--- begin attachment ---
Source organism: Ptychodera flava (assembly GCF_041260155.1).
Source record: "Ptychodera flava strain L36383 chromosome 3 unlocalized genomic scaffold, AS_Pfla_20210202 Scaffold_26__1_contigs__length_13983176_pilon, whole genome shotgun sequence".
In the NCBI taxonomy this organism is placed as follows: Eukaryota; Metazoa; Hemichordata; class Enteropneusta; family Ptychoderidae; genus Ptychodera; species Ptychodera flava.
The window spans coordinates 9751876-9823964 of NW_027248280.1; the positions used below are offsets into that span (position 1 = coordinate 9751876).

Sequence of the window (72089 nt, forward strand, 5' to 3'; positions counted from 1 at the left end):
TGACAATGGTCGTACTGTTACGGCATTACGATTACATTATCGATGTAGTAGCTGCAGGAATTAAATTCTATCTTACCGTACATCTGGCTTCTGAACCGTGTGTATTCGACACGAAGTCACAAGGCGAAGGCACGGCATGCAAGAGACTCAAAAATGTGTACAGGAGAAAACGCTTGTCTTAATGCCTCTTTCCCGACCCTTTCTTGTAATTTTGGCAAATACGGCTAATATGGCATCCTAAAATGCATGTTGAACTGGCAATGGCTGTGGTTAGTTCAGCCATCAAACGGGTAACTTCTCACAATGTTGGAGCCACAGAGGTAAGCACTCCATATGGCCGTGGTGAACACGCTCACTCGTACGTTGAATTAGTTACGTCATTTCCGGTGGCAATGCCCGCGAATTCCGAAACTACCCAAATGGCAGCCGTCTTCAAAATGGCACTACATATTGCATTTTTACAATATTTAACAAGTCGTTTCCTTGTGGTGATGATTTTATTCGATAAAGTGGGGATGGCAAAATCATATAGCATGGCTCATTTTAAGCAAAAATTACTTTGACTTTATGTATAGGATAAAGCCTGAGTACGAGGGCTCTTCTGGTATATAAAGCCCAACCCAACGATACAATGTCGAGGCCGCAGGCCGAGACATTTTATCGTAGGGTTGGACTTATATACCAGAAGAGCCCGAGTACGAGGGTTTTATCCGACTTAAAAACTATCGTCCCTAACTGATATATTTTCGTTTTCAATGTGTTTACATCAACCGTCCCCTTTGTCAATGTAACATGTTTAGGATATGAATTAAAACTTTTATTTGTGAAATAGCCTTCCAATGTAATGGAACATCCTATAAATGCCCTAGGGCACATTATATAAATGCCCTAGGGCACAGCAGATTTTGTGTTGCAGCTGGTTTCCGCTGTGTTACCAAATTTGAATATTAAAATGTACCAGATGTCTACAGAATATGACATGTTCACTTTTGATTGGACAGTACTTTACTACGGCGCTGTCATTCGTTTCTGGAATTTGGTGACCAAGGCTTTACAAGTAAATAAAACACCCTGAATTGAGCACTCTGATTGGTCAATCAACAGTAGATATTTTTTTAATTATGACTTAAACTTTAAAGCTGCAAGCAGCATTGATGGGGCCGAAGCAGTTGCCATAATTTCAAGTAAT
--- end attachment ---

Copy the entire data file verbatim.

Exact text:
Source organism: Ptychodera flava (assembly GCF_041260155.1).
Source record: "Ptychodera flava strain L36383 chromosome 3 unlocalized genomic scaffold, AS_Pfla_20210202 Scaffold_26__1_contigs__length_13983176_pilon, whole genome shotgun sequence".
In the NCBI taxonomy this organism is placed as follows: Eukaryota; Metazoa; Hemichordata; class Enteropneusta; family Ptychoderidae; genus Ptychodera; species Ptychodera flava.
The window spans coordinates 9751876-9823964 of NW_027248280.1; the positions used below are offsets into that span (position 1 = coordinate 9751876).

Sequence of the window (72089 nt, forward strand, 5' to 3'; positions counted from 1 at the left end):
TGACAATGGTCGTACTGTTACGGCATTACGATTACATTATCGATGTAGTAGCTGCAGGAATTAAATTCTATCTTACCGTACATCTGGCTTCTGAACCGTGTGTATTCGACACGAAGTCACAAGGCGAAGGCACGGCATGCAAGAGACTCAAAAATGTGTACAGGAGAAAACGCTTGTCTTAATGCCTCTTTCCCGACCCTTTCTTGTAATTTTGGCAAATACGGCTAATATGGCATCCTAAAATGCATGTTGAACTGGCAATGGCTGTGGTTAGTTCAGCCATCAAACGGGTAACTTCTCACAATGTTGGAGCCACAGAGGTAAGCACTCCATATGGCCGTGGTGAACACGCTCACTCGTACGTTGAATTAGTTACGTCATTTCCGGTGGCAATGCCCGCGAATTCCGAAACTACCCAAATGGCAGCCGTCTTCAAAATGGCACTACATATTGCATTTTTACAATATTTAACAAGTCGTTTCCTTGTGGTGATGATTTTATTCGATAAAGTGGGGATGGCAAAATCATATAGCATGGCTCATTTTAAGCAAAAATTACTTTGACTTTATGTATAGGATAAAGCCTGAGTACGAGGGCTCTTCTGGTATATAAAGCCCAACCCAACGATACAATGTCGAGGCCGCAGGCCGAGACATTTTATCGTAGGGTTGGACTTATATACCAGAAGAGCCCGAGTACGAGGGTTTTATCCGACTTAAAAACTATCGTCCCTAACTGATATATTTTCGTTTTCAATGTGTTTACATCAACCGTCCCCTTTGTCAATGTAACATGTTTAGGATATGAATTAAAACTTTTATTTGTGAAATAGCCTTCCAATGTAATGGAACATCCTATAAATGCCCTAGGGCACATTATATAAATGCCCTAGGGCACAGCAGATTTTGTGTTGCAGCTGGTTTCCGCTGTGTTACCAAATTTGAATATTAAAATGTACCAGATGTCTACAGAATATGACATGTTCACTTTTGATTGGACAGTACTTTACTACGGCGCTGTCATTCGTTTCTGGAATTTGGTGACCAAGGCTTTACAAGTAAATAAAACACCCTGAATTGAGCACTCTGATTGGTCAATCAACAGTAGATATTTTTTTAATTATGACTTAAACTTTAAAGCTGCAAGCAGCATTGATGGGGCCGAAGCAGTTGCCATAATTTCAAGTAAT